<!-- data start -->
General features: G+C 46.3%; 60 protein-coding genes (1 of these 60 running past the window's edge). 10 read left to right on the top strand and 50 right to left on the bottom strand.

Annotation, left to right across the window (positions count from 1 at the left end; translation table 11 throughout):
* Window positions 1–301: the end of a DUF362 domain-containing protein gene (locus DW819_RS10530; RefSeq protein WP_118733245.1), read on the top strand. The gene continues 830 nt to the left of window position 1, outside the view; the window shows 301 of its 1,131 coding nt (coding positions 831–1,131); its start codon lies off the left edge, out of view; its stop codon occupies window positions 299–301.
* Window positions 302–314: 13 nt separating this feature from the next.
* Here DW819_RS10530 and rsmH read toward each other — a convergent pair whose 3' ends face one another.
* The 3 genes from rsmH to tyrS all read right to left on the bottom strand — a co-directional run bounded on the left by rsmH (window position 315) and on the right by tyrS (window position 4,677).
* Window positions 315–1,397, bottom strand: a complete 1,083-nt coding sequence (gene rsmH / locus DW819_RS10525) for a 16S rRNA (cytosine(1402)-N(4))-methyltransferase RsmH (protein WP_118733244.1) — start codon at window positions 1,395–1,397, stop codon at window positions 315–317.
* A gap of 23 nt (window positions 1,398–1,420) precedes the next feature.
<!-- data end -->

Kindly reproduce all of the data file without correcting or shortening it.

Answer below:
General features: G+C 46.3%; 60 protein-coding genes (1 of these 60 running past the window's edge). 10 read left to right on the top strand and 50 right to left on the bottom strand.

Annotation, left to right across the window (positions count from 1 at the left end; translation table 11 throughout):
* Window positions 1–301: the end of a DUF362 domain-containing protein gene (locus DW819_RS10530; RefSeq protein WP_118733245.1), read on the top strand. The gene continues 830 nt to the left of window position 1, outside the view; the window shows 301 of its 1,131 coding nt (coding positions 831–1,131); its start codon lies off the left edge, out of view; its stop codon occupies window positions 299–301.
* Window positions 302–314: 13 nt separating this feature from the next.
* Here DW819_RS10530 and rsmH read toward each other — a convergent pair whose 3' ends face one another.
* The 3 genes from rsmH to tyrS all read right to left on the bottom strand — a co-directional run bounded on the left by rsmH (window position 315) and on the right by tyrS (window position 4,677).
* Window positions 315–1,397, bottom strand: a complete 1,083-nt coding sequence (gene rsmH / locus DW819_RS10525) for a 16S rRNA (cytosine(1402)-N(4))-methyltransferase RsmH (protein WP_118733244.1) — start codon at window positions 1,395–1,397, stop codon at window positions 315–317.
* A gap of 23 nt (window positions 1,398–1,420) precedes the next feature.